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J Clin Sleep Med. 2016 Mar;12(3):357-62. doi: 10.5664/jcsm.5584.

Individuals with Autism Spectrum Disorders Have Equal Success Rate But Require Longer Periods of Systematic Desensitization than Control Patients to Complete Ambulatory Polysomnography.

Author information

1
Palo Alto Medical Foundation, Department of Sleep Medicine, Sunnyvale, CA.
2
Stanford University Department of Psychiatry and Behavioral Sciences, Stanford, CA.
3
San Francisco VA Medical Center, San Francisco, CA.
4
Stanford University Department of Psychiatry and Behavioral Sciences, Child and Adolescent Psychiatry, Stanford, CA.
5
Mental Illness Research, Education, and Clinical Center (MIRECC): VISN 21: Sierra Pacific Network, Department of Veterans Affairs, Palo Alto, CA.

Abstract

STUDY OBJECTIVES:

Polysomnography (PSG) is the gold standard for the assessment of sleep, yet the extensive apparatus required for monitoring with PSG can be difficult to tolerate, particularly in children. Clinical populations, such as those with anxiety or tactile sensitivity, may have even greater difficulty tolerating the PSG equipment. This study evaluated an innovative protocol for obtaining full PSG in individuals diagnosed autism spectrum disorders (ASD) or developmental delay (DD), as well as typically developing controls (TD). The primary aim was to assess whether this protocol was equally successful for obtaining PSG between these groups.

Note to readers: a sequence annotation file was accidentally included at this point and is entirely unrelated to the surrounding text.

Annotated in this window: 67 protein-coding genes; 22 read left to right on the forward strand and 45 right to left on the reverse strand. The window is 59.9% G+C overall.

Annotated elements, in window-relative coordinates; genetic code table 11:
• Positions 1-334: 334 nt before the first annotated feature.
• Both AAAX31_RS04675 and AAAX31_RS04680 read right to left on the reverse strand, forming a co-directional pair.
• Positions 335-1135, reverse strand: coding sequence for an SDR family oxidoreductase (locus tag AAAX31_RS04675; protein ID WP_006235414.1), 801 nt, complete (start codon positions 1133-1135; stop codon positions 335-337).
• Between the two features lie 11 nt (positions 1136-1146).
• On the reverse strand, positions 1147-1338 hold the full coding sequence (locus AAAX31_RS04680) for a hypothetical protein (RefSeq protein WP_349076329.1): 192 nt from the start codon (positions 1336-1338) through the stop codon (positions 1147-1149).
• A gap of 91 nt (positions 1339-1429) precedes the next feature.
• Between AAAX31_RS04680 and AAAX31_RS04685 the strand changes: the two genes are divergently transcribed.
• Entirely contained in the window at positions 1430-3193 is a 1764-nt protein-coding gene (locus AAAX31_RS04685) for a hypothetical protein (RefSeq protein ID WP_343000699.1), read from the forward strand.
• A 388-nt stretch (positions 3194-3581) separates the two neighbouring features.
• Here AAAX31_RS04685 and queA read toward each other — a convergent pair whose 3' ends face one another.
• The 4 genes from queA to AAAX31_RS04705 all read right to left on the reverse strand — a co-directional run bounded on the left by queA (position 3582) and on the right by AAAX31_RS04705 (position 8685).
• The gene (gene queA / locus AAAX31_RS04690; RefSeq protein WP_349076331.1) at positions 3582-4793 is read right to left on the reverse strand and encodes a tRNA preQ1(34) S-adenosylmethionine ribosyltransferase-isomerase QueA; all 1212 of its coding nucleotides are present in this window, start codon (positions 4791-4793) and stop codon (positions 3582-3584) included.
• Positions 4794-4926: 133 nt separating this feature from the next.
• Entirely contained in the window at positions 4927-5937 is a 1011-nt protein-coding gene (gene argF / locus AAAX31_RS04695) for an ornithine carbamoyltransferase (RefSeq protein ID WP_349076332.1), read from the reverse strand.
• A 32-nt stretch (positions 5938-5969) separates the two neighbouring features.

METHODS:

One hundred sixty-one individuals were recruited for participation; 93 with a diagnosis of ASD, 23 with a diagnosis of DD, and 45 TD. The participants and families were instructed on a procedure of systematic desensitization to the ambulatory PSG equipment; PSG was performed in the home of the participant.

RESULTS:

PSG was successfully attained in 144 (89.4%) participants. There was no difference in completion rate by diagnosis (p = 0.1), though younger age (p = 0.018) and duration of desensitization (p = 0.024) did predict PSG failure. Further, it was found that individuals with ASD took longer to desensitize to the equipment (16.08 d), than those with DD (8.04 d) or TD (0.98 d).

CONCLUSIONS:

Systematic desensitization to PSG equipment, in combination with PSG completed in the home, allows for individuals with ASD to be equally successful in completing PSG, though they do take longer to acclimate to the equipment.

KEYWORDS:

autism spectrum disorder; methodology; pediatric; polysomnography

PMID:
26564388
PMCID:
PMC4773615
DOI:
10.5664/jcsm.5584
[Indexed for MEDLINE]
Free PMC Article

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